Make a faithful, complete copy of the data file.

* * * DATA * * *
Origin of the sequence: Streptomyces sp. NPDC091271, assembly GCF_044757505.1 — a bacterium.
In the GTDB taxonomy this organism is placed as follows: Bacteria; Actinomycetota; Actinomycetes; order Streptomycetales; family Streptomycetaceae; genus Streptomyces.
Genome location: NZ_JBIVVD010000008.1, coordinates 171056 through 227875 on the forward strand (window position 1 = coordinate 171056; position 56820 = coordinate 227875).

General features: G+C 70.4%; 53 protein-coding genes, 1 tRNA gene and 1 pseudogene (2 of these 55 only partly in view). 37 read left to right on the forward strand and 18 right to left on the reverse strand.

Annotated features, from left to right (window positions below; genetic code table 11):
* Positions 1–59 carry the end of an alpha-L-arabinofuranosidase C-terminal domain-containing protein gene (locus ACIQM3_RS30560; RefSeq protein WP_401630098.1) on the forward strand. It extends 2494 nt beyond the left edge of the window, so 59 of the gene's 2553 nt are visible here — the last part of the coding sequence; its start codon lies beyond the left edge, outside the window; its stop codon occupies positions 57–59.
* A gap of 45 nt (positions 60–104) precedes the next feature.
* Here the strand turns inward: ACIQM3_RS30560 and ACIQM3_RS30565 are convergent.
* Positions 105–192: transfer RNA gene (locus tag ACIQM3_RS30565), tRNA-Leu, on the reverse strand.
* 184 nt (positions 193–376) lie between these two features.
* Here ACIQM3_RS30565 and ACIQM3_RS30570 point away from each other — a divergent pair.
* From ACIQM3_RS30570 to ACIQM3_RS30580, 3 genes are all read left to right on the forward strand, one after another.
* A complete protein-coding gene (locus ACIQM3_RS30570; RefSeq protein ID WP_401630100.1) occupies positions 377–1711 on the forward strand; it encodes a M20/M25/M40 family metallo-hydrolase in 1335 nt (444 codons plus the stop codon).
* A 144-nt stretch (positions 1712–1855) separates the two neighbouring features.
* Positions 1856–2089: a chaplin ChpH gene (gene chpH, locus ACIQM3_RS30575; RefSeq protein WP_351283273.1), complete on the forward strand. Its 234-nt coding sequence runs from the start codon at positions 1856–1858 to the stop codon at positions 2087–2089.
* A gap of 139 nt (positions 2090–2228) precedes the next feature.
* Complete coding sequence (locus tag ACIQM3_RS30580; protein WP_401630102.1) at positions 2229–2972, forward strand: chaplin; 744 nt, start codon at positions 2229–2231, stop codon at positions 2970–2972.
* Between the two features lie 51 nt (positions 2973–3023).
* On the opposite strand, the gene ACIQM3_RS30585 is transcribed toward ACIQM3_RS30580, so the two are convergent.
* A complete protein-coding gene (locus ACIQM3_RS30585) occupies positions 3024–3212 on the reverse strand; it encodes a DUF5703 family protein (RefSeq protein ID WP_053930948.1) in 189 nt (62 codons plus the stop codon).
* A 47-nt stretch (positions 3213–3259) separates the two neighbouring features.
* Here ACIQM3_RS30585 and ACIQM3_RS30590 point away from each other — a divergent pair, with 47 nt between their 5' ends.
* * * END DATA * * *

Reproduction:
Origin of the sequence: Streptomyces sp. NPDC091271, assembly GCF_044757505.1 — a bacterium.
In the GTDB taxonomy this organism is placed as follows: Bacteria; Actinomycetota; Actinomycetes; order Streptomycetales; family Streptomycetaceae; genus Streptomyces.
Genome location: NZ_JBIVVD010000008.1, coordinates 171056 through 227875 on the forward strand (window position 1 = coordinate 171056; position 56820 = coordinate 227875).

General features: G+C 70.4%; 53 protein-coding genes, 1 tRNA gene and 1 pseudogene (2 of these 55 only partly in view). 37 read left to right on the forward strand and 18 right to left on the reverse strand.

Annotated features, from left to right (window positions below; genetic code table 11):
* Positions 1–59 carry the end of an alpha-L-arabinofuranosidase C-terminal domain-containing protein gene (locus ACIQM3_RS30560; RefSeq protein WP_401630098.1) on the forward strand. It extends 2494 nt beyond the left edge of the window, so 59 of the gene's 2553 nt are visible here — the last part of the coding sequence; its start codon lies beyond the left edge, outside the window; its stop codon occupies positions 57–59.
* A gap of 45 nt (positions 60–104) precedes the next feature.
* Here the strand turns inward: ACIQM3_RS30560 and ACIQM3_RS30565 are convergent.
* Positions 105–192: transfer RNA gene (locus tag ACIQM3_RS30565), tRNA-Leu, on the reverse strand.
* 184 nt (positions 193–376) lie between these two features.
* Here ACIQM3_RS30565 and ACIQM3_RS30570 point away from each other — a divergent pair.
* From ACIQM3_RS30570 to ACIQM3_RS30580, 3 genes are all read left to right on the forward strand, one after another.
* A complete protein-coding gene (locus ACIQM3_RS30570; RefSeq protein ID WP_401630100.1) occupies positions 377–1711 on the forward strand; it encodes a M20/M25/M40 family metallo-hydrolase in 1335 nt (444 codons plus the stop codon).
* A 144-nt stretch (positions 1712–1855) separates the two neighbouring features.
* Positions 1856–2089: a chaplin ChpH gene (gene chpH, locus ACIQM3_RS30575; RefSeq protein WP_351283273.1), complete on the forward strand. Its 234-nt coding sequence runs from the start codon at positions 1856–1858 to the stop codon at positions 2087–2089.
* A gap of 139 nt (positions 2090–2228) precedes the next feature.
* Complete coding sequence (locus tag ACIQM3_RS30580; protein WP_401630102.1) at positions 2229–2972, forward strand: chaplin; 744 nt, start codon at positions 2229–2231, stop codon at positions 2970–2972.
* Between the two features lie 51 nt (positions 2973–3023).
* On the opposite strand, the gene ACIQM3_RS30585 is transcribed toward ACIQM3_RS30580, so the two are convergent.
* A complete protein-coding gene (locus ACIQM3_RS30585) occupies positions 3024–3212 on the reverse strand; it encodes a DUF5703 family protein (RefSeq protein ID WP_053930948.1) in 189 nt (62 codons plus the stop codon).
* A 47-nt stretch (positions 3213–3259) separates the two neighbouring features.
* Here ACIQM3_RS30585 and ACIQM3_RS30590 point away from each other — a divergent pair, with 47 nt between their 5' ends.